79.] 'Longum, vale, inquit:' she lengthened out her farewell, saying 'Vale, vale,' in her reluctance to part. So Wagn. rightly interprets it. In other words 'longum' goes with 'inquit,' not with 'vale.' So "longum clamet," Hor. A. P. 459, and the Homeric μакρòv åÛTεiv. With the metre comp. 6.
80-83.] D. Everything in nature has its bane: mine is the wrath of Amaryllis. M. Everything in nature has its delight: mine is Amyntas.'
80.] Theocr. 8. 57. 'Triste' and 'dulce,'
v. 82, are virtually nouns, like poßɛpòv Kaкóv in Theocr. Lupus,' A. 9. 59. 'Imbres,' comp. G. 1. 322 foll.
81.]Venti:' G. 1. 443. Damoetas seems to have three mistresses, Galatea, Phyllis, and Amaryllis. They can scarcely be fancy loves, because Menalcas sticks to Amyntas. 82.] Depulsis' ('a matribus,' 'ab ubere,' or 'a lacte'): comp. 1. 22. The leaves of the arbutus would tempt the young kids. "Frondentia capris Arbuta sufficere," G. 3. 300.
83.] Cattle were fond of the willow leaves (1. 79), and after yeaning or during pregnancy their favourite food would be especially grateful (1. 50).
84-87.] D. Pollio is my patron, and the prince of critics. M. Pollio is more -he is the prince of poets.'
84.] Pollio and Virgil's book (lectori) crop out very awkwardly here; and therefore the want of propriety need not restrain us from taking vitulam' and 'taurum' as the prizes of different kinds of poetry. But the nova carmina' were tragedies, and the bull was the prize of dithyrambic contests. Probably the victim rises with the rise from critic and patron to poet. There seems no occasion to suppose that a sacrifice for Pollio's safety is intended. Observe how studiously Virgil avoids shortening the last syllable of Pollio, unlike Hor. 2 Od. 1. 14., 1 S. 10. 42.
86.] Some take 'nova carmina' to mean tragedies on Roman subjects, not borrowed from the Greek (Dict. Biogr. Pollio); but this is too specific. If anything, 'nova' means original;' but it may be merely a carrying out of the notion of 'ipse,' he makes verses himself, and does not merely criticize those of others.'
87.] Repeated A. 9. 629.
88-91.] 'D. May Pollio's admirers be
Mella fluant illi, ferat et rubus asper amomum.
like him! M. May Bavius' and Maevius' admirers be like them!'
88.] Veniat, quo te quoque gaudet (venisse),' may your lot be his, and may he enjoy with you the dreamy felicity of the golden age.' Such seems the simplest way of taking this difficult passage, and the one best corresponding to vv. 90, 91. Heyne quotes Theocr. 1. 20, Kai rãç ẞwкoλiкãçiπì τὸ πλέον ἵκεο Μώσας. Even if the ellipse were supplied it would be sufficiently cumbrous to say, 'the lot which he is glad that you also have attained' for 'your lot,' so that there is some temptation to believe the passage corrupt, though Burmann's 'laudet' would not mend it much.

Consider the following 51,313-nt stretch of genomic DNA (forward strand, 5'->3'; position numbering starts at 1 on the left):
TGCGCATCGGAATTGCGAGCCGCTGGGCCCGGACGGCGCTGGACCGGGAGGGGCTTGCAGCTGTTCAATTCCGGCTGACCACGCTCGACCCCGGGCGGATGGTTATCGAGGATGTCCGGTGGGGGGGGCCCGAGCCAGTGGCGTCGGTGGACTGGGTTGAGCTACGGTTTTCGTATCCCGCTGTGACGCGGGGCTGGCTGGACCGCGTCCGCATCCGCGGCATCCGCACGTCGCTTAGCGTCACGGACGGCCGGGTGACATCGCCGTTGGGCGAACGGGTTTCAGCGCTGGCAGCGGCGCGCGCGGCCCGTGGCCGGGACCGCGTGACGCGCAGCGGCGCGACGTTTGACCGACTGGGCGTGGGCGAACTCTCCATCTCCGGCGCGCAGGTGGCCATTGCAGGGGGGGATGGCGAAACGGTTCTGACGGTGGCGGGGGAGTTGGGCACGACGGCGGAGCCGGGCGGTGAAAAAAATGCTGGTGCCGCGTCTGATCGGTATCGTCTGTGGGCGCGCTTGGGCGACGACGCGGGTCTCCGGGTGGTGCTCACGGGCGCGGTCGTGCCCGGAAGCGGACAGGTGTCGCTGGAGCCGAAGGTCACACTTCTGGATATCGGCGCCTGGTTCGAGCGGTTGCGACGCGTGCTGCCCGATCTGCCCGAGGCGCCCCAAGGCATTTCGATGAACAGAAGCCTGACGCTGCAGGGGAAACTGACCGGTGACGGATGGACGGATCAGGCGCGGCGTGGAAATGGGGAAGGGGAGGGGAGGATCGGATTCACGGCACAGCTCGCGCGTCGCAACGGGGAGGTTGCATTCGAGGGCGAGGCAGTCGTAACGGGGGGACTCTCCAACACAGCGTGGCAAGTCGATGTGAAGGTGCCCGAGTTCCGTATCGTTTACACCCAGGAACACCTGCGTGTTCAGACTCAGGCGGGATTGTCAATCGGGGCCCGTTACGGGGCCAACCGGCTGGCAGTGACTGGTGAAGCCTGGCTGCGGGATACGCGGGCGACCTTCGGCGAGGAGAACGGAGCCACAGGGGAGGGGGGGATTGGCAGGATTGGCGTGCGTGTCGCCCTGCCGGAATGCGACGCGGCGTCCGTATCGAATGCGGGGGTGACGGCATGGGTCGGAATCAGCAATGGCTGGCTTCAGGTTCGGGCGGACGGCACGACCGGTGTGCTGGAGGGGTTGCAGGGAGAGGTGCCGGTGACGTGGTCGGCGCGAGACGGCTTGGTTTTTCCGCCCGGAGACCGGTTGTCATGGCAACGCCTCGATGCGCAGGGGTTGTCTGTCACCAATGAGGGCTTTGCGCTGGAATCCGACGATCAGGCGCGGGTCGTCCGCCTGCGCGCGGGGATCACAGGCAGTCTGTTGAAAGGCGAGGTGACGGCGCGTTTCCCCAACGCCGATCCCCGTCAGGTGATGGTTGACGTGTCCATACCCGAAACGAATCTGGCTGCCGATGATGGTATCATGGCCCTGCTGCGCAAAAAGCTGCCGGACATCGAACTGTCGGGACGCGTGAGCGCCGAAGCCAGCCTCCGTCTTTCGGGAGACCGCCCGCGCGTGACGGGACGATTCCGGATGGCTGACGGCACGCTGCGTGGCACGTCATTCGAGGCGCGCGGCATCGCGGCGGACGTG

89.] The shepherd naturally dwells on the rural glories of the golden age, as existing in fable (G. 1. 131), and in prophecy (E. 4. 25. 30). The poet and his admirer are apparently supposed to live together in dreamland. Possibly, as Forb. thinks, honey may be specified as a common emblem of poetical sweetness (Hor. 1 Ep. 19. 44, &c.), while the image of the bramble bearing spices may mean that the meanest rustic argument is to produce a sense of beauty. Comp. 4. 2. All we know of 'amomum is, that it grew in the east, and yielded a fragrant spice. It occurs in cinnamomum' and 'cardamomum.' Keightley. There may be a reference to Theocr. 1. 132, where Daphnis, like Damon, Ecl. 8. 52, prays for a change in the course of nature, võv ïa μèv popέoire βάτοι, φορέοιτε δ ̓ ἄκανθαι κ.τ.λ. Thus the blessing is put into a form which had been used by the Greek poet for a curse, and we are prepared for the counter wish in v. 91. 90.] For these worthies see Dict. Biog. 91.] Iungat vulpes' is explained 'yoke for ploughing,' the expression being apparently proverbial. Suidas has ἀλώπηξ Tòv Bouv lavval. Demonax, according to Lucian (Vit. Dem. 38), said of two
foolish disputants that one was milking a he-goat, and the other catching the milk in a sieve. Here, however, 'jungere vulpes' and 'mulgere hircos' appears to be a sort of comic purgatory, opposed to the paradise of v. 89.
92-95.] 'D. Strawberry gatherers, beware of snakes. M. Sheep, beware of
going too near the water.'
93.] The confused order of the words and the rapidity of the measure are noted as expressive. 'Frigidus anguis,' 8.7. Yuxpòv opiv, Theocr. 15. 58.
94.] Theocr. 5. 100. Non bene ripae creditur,' "Aliis male creditur," Hor. 2 S. 4. 21.
96-99.] D. Keep the goats from the river: I'll wash them in time. M. Get the ewes into the shade, or they will run dry again.'
96.] Reice,' so 'eicit' for 'eiicit,' Lucret. 3. 877. Ramshorn, Lat. Gr. 212. 1.b. From Gell. 4. 17 there seems to have been a tendency in his time to write compounds of 'iacio' with a single 'i,' even where the preceding syllable required to be lengthened. Statius, Theb. 4. 574, "reicitque canes," 'calls off the dogs.' Virg. has apparently imitated Theocr. 4. 44, ẞáλλe káτWOε тà μooxía, which is explained by the custom of shepherds flinging their crooks among the cattle, Hom. II. 23. 845. Plautus however has "in bubilem reiicere (boves),' Pers. 2. 5. 18. Tityrus is addressed as a herdsman, as in v. 20., 9. 23.
97.] Theocr. 5. 4. 145.
98.] 'Cogite,' 'in umbras,' which is expressed in v. 107 of the spurious Culex. The sheep are driven into the shade at midday that they may be fit for milking at evening.
99.] Observe the reality which 'ut nuper gives to the injunction.